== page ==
A Southern Utah chiropractor has been charged with twenty counts of sexual assault… but police think he may have victimized others, especially since some of the women who reported him say they weren’t initially aware they were being assaulted.
Brent Noorda found his victims through his chiropractic practice and used his medical status to convince them that his actions were simply part of professional examinations.
Employees noted that Noorda had a habit of commenting on patients’ and staff members’ bodies. During exams, patients said that he touched their breasts and genitals inappropriately, representing his actions as a normal part of his chiropractic work. One of his co-workers also complained that he would often put his hand down her skirt while they reviewed paperwork.
A patient who discovered that she had been assaulted only after she began to see another chiropractor (whose practice did not involve sexual touching) told police she had no idea the first one’s actions were inappropriate. According to police documents:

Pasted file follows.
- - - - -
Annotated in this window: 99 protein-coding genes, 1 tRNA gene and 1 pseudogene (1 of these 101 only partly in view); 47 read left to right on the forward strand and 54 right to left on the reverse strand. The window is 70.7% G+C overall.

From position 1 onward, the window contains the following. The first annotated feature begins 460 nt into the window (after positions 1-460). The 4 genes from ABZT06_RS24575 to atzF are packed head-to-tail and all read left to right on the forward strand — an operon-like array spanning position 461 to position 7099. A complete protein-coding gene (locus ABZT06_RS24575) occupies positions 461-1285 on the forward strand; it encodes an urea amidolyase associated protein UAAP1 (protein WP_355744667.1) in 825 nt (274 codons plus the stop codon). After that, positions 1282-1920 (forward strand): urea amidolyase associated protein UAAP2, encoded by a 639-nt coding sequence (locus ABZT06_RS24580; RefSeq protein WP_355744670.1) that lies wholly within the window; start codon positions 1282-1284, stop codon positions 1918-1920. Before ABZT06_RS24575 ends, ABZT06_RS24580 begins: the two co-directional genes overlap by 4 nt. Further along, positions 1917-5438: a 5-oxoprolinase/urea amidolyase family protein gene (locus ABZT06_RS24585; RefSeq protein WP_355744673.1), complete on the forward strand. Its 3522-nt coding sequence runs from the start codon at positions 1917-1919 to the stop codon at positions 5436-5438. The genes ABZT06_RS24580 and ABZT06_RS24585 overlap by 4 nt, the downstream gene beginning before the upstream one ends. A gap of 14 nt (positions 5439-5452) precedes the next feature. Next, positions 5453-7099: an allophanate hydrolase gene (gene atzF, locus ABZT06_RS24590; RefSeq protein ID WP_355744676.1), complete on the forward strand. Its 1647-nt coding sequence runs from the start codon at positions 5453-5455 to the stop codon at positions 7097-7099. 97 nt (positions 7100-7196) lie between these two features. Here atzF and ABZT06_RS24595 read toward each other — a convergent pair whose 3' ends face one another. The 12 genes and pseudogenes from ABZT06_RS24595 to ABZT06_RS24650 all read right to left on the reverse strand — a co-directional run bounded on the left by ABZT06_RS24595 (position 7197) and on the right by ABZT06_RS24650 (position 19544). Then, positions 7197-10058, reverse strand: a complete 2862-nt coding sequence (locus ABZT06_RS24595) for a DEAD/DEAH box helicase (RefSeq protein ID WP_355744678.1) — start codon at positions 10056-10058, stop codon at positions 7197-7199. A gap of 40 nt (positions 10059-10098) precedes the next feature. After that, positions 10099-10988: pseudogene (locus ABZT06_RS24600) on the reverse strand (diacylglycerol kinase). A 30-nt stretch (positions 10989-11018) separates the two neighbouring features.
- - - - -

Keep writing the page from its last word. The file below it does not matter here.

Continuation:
[She] said she did not know if Brent was doing right or wrong. It made her feel uncomfortable, but he was a doctor and she was supposed to be able to trust him.
It’s no coincidence that this happened in Utah, a strongly conservative state where abstinence-only sex education is widespread and students may learn virtually nothing about sex beyond “don’t do it.” This curriculum, last updated around the turn of the millennium, leaves students unprepared to recognize inappropriate sexual behavior.
Unprepared students grow into unprepared adults, and many will struggle to access the information they were denied in school. Even with access to the internet, the abstinence-only program’s emphasis on concealing information communicates that asking questions, having conversations, even thinking about sexuality is somehow dirty — and that’s a lesson that’s hard to erase, even years after the fact.
It seems that the gaps in the Utah sex education curriculum are so big, they allowed a serial sexual predator to slip through the cracks for years.